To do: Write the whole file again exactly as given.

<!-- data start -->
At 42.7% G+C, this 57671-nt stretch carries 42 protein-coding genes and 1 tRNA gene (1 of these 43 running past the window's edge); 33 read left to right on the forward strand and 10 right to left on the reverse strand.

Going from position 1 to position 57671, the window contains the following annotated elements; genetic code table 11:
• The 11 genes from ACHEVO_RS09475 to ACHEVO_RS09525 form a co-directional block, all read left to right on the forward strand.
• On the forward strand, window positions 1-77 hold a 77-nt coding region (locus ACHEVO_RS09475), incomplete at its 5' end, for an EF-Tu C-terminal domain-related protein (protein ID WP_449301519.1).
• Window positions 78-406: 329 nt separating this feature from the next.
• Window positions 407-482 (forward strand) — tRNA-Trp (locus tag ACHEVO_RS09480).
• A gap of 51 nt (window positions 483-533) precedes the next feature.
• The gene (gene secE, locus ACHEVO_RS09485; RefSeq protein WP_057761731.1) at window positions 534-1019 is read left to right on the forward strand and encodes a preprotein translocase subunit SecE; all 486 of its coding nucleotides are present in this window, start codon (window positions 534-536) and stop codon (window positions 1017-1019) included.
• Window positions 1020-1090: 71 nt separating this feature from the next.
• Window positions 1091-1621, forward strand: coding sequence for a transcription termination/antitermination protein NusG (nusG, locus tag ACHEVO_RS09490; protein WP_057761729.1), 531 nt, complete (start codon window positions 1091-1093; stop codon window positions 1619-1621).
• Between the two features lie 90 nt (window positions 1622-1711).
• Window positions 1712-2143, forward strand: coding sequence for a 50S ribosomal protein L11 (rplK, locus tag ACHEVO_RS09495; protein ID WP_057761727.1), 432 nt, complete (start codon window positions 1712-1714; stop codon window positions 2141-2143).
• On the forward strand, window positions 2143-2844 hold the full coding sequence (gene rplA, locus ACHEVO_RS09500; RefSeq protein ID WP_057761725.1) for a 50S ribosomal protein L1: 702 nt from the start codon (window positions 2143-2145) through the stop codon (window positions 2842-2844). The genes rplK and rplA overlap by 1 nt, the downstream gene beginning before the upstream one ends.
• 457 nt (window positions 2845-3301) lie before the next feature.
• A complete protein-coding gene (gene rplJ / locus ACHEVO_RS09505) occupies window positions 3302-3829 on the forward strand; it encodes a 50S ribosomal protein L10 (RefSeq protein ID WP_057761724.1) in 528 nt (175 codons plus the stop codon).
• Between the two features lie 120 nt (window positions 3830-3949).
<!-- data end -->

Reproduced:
At 42.7% G+C, this 57671-nt stretch carries 42 protein-coding genes and 1 tRNA gene (1 of these 43 running past the window's edge); 33 read left to right on the forward strand and 10 right to left on the reverse strand.

Going from position 1 to position 57671, the window contains the following annotated elements; genetic code table 11:
• The 11 genes from ACHEVO_RS09475 to ACHEVO_RS09525 form a co-directional block, all read left to right on the forward strand.
• On the forward strand, window positions 1-77 hold a 77-nt coding region (locus ACHEVO_RS09475), incomplete at its 5' end, for an EF-Tu C-terminal domain-related protein (protein ID WP_449301519.1).
• Window positions 78-406: 329 nt separating this feature from the next.
• Window positions 407-482 (forward strand) — tRNA-Trp (locus tag ACHEVO_RS09480).
• A gap of 51 nt (window positions 483-533) precedes the next feature.
• The gene (gene secE, locus ACHEVO_RS09485; RefSeq protein WP_057761731.1) at window positions 534-1019 is read left to right on the forward strand and encodes a preprotein translocase subunit SecE; all 486 of its coding nucleotides are present in this window, start codon (window positions 534-536) and stop codon (window positions 1017-1019) included.
• Window positions 1020-1090: 71 nt separating this feature from the next.
• Window positions 1091-1621, forward strand: coding sequence for a transcription termination/antitermination protein NusG (nusG, locus tag ACHEVO_RS09490; protein WP_057761729.1), 531 nt, complete (start codon window positions 1091-1093; stop codon window positions 1619-1621).
• Between the two features lie 90 nt (window positions 1622-1711).
• Window positions 1712-2143, forward strand: coding sequence for a 50S ribosomal protein L11 (rplK, locus tag ACHEVO_RS09495; protein ID WP_057761727.1), 432 nt, complete (start codon window positions 1712-1714; stop codon window positions 2141-2143).
• On the forward strand, window positions 2143-2844 hold the full coding sequence (gene rplA, locus ACHEVO_RS09500; RefSeq protein ID WP_057761725.1) for a 50S ribosomal protein L1: 702 nt from the start codon (window positions 2143-2145) through the stop codon (window positions 2842-2844). The genes rplK and rplA overlap by 1 nt, the downstream gene beginning before the upstream one ends.
• 457 nt (window positions 2845-3301) lie before the next feature.
• A complete protein-coding gene (gene rplJ / locus ACHEVO_RS09505) occupies window positions 3302-3829 on the forward strand; it encodes a 50S ribosomal protein L10 (RefSeq protein ID WP_057761724.1) in 528 nt (175 codons plus the stop codon).
• Between the two features lie 120 nt (window positions 3830-3949).